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ap physics 1
👉 AP Physics Essentials
👟 Unit 1 - Kinematics
1.1Position, Velocity, and Acceleration
🌀 Unit 2 - Dynamics
2.5Newton's Third Law and Free-Body Diagrams
🚀 Unit 3 - Circular Motion
3.0Unit 3 Overview: Circular Motion and Gravitation
3.3Gravitational and Electric Forces
3.4Gravitational Field/Acceleration Due to Gravity on Different Planets
3.5Inertial vs. Gravitational Mass
3.7Free-Body Diagrams for Objects in Uniform Circular Motion
⚡️ Unit 4 - Energy
4.1Open and Closed Systems: Energy
4.2Work and Mechanical Energy
⛳️ Unit 5 - Momentum
🎸 Unit 6 - Simple Harmonic Motion
6.1Period of Simple Harmonic Oscillators
🎡 Unit 7 - Torque & Rotational Motion
7.2Torque and Angular Acceleration
7.3Angular Momentum and Torque
💡 Unit 8 - Electric Charges & Electric Force
8.0Unit 8 Overview: Electric Charge and Electric Force
8.1Conservation of Charge
🔋 Unit 9 - DC Circuits
9.1Definition of a Circuit
9.3Ohm’s Law, Kirchhoff’s Loop Rule (Resistors in Series and Parallel)
🔊 Unit 10 - Mechanical Waves & Sound
10.1Properties of Waves
10.3Interference and Superposition (Waves in Tubes and on Strings)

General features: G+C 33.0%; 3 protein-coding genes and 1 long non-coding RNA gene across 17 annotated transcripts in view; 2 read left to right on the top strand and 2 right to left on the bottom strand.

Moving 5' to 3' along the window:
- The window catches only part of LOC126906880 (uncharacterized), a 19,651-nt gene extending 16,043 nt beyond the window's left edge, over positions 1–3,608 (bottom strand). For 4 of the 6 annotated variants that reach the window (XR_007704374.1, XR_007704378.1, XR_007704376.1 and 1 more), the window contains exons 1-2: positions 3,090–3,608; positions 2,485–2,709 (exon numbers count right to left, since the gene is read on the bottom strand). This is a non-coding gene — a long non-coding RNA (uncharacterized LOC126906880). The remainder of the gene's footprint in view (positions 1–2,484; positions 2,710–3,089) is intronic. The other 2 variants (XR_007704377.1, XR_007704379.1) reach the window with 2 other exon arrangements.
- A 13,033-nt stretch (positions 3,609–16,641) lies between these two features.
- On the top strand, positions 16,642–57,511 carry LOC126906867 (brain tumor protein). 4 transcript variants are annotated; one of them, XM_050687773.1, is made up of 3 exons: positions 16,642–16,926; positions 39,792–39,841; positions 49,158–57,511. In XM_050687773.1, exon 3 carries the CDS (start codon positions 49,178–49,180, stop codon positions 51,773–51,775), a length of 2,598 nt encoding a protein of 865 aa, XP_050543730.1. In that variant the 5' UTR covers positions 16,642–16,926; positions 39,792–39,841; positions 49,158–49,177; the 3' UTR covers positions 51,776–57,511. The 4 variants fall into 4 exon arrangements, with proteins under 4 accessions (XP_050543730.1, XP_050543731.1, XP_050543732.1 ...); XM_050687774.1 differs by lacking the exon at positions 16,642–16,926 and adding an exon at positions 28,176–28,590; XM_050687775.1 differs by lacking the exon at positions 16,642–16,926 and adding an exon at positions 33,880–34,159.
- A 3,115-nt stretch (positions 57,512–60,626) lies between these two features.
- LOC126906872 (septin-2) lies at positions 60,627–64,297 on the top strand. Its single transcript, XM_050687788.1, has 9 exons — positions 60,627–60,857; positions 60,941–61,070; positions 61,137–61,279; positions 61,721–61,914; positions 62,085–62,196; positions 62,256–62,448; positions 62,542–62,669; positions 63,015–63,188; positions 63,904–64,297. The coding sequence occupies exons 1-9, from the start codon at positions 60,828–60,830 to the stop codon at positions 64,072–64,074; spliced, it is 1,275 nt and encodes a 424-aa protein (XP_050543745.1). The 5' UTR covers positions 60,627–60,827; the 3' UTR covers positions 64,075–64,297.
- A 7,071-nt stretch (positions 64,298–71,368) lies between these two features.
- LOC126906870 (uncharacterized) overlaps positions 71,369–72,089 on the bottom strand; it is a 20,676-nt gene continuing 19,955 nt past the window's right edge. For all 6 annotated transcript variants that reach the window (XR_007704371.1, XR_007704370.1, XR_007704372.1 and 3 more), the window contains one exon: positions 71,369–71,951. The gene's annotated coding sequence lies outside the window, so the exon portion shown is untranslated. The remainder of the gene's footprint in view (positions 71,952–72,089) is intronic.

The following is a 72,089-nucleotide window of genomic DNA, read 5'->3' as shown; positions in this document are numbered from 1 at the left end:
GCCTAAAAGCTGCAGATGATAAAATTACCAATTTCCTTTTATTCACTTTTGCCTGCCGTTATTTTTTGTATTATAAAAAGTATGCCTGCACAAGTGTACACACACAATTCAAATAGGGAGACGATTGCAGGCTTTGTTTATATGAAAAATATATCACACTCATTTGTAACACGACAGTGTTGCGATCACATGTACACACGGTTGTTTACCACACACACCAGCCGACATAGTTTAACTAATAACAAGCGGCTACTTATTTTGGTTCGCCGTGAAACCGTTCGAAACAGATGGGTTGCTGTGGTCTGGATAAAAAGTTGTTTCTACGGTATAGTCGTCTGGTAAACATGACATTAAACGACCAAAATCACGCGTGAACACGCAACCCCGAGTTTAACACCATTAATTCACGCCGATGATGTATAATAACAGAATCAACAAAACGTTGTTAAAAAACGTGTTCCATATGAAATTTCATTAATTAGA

✍️ Free Response Questions (FRQs)
Quantitative / Qualitative Translation
⏱️ 1 min read
May 31, 2020
When you’re given a two object problem and you’re asked to calculate the change in momentum, take into account the initial momentum and the final momentum individually first of each object. pinitial = pfinal. When you solve for the final momentum, decide whether you should use an individual mass value or the sum of all masses in the system.
If you’re solving for the final velocity of the system, then you should absolutely use the sum of both masses regardless of how many objects there are. If an object is initially at rest, it’s initial momentum will be zero since its velocity in the beginning was zero (p = m*v).
Change in momentum is proportional to the force and time so if you decrease T or F, you decrease the change in momentum.
Image Credit: ponderisd.net
You need to be able to interpret different scenarios, especially with problems that have multiple external forces acting on the system. When you see problems like that, make sure you find the vector sum of the forces after calculating individual forces. If you’re looking for the momentum, you can either find individual momentums of the objects or find the total momentum of the system. Understand how to apply the formula and make sure you can explain your thought process because some FRQ’s ask for conceptual explanations.
Image Credit: studyblue.com
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